How We Can Invest in Space Debris, the Businss of Cleaning up Space Junk

Undoubtedly the most pressing necessity in the space industry leads to the most profitable inventions, yet the question remains and the race is on: What will clean up all the space debris in orbit. Here is a timeline of what may eventuate:

2013+: Astroscale has been set up for debris monitoring and tracking, plus eventually developing innovative solutions for debris removal. They raised $25m in 2017.

2015+: DARPA needs to, now and then, create something that generates a profit. Perhaps DARPA's Futuristic Phoenix Satellite Recycling Project will not only harvest satellites, but save the space industry a lot of time and money avoiding orbital debris collisions.

2017+: D-Orbit is develping a proprietary solid-propellant technology for the commissioning and decommissioning of satellites.

2017+: Launchspace Technologies proposes sending platforms as large as football fields into low Earth orbit to sweep up space debris. The platforms, equipped with sensors, could help the U.S. government detect and track orbiting satellites and debris.

2020: According to Fast Company, Russia has a $2billion plan to remove about 600 satellites out of orbit and into a fatal decline into the atmosphere. Expect some expensive shooting stars.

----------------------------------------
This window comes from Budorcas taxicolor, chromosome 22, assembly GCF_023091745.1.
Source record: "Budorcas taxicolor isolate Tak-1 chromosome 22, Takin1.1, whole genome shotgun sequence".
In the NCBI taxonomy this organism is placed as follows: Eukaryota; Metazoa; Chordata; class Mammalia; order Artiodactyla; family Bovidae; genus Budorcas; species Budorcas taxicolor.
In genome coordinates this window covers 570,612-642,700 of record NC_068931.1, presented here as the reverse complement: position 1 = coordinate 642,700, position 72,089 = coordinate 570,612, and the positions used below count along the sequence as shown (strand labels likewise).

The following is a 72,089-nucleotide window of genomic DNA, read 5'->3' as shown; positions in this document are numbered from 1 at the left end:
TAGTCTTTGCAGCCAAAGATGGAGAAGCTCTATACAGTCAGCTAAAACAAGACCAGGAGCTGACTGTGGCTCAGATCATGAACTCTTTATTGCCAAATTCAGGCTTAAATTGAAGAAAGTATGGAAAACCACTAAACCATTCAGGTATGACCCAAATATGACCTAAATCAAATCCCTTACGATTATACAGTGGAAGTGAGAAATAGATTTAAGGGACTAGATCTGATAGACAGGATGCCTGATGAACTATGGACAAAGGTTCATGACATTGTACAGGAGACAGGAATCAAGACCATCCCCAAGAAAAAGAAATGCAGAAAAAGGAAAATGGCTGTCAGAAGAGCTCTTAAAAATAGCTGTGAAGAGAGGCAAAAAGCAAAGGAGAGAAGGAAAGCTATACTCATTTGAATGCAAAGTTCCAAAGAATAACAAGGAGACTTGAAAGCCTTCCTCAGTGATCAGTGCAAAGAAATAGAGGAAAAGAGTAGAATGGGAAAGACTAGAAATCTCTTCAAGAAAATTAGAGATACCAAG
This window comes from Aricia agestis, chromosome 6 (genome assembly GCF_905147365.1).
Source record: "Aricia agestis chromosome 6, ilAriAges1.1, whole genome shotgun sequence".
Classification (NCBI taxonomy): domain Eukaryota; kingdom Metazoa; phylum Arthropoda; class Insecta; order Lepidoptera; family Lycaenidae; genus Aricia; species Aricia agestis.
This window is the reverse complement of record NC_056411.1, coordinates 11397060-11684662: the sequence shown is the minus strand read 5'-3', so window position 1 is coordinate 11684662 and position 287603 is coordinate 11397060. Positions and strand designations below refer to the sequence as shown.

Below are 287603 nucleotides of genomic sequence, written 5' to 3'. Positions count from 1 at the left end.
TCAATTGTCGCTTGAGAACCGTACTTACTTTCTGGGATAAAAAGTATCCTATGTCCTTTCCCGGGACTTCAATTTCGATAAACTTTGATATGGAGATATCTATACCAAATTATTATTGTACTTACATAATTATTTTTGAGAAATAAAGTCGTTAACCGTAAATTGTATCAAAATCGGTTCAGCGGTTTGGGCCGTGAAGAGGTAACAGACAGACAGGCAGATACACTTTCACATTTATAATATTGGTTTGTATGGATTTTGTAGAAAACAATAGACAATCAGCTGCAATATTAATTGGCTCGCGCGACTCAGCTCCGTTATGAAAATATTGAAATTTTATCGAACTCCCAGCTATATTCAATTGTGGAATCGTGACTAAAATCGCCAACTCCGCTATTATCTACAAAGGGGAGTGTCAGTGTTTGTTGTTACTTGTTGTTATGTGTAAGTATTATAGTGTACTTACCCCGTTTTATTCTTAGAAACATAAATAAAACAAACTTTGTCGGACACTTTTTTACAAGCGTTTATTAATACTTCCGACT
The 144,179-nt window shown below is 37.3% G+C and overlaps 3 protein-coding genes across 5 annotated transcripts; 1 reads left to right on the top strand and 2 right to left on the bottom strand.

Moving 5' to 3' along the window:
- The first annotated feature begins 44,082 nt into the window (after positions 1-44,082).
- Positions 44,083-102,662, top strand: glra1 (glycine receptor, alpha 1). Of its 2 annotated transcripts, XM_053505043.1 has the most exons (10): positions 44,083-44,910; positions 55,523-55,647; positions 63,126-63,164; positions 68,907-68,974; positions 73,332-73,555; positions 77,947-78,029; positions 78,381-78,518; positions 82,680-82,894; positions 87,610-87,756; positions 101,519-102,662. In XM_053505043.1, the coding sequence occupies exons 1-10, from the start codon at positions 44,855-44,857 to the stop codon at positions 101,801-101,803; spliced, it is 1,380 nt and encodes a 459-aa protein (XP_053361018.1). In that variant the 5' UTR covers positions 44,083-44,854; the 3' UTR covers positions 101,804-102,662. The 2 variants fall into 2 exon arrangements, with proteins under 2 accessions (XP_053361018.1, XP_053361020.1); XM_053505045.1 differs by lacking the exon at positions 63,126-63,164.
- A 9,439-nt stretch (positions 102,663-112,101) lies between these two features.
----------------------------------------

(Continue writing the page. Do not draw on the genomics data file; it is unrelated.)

There are numerous companies scanning the skies for debris, including, Electric Optic Systems which listed on the Australia Stock Exchange.

At Space Ventures Investors we are forward looking and perceive the problem, the reaction and the solution: Space debris is not a problem until something gets destroyed, the reaction is (apart from more debris) a legal dilemma as a sophisticated and expensive piece of equipment destroyed in space opens up a whole new legal playing field, or pardon the pun, orbit of opportunities.
The destruction of property is one thing, but the global pre-meditated avoidance of the destruction of space property is another jurisdiction yet to be enforced; once the rules are in play that space debris is from a forensic point of view (where possible) attributable to a particular provider of said space debris, then the applications will arise in earnest to meet the challenge: Zero Space Debris Commitments and Internationally Mandated Space Debris Remove Operations.

At this point, perhaps 2020, the applications on the drawing board for removing debris from popular and practical orbits suddenly become interesting, and after trials, profitable.


The Infographic below is from SPACE.com: All about our solar system, outer space and exploration.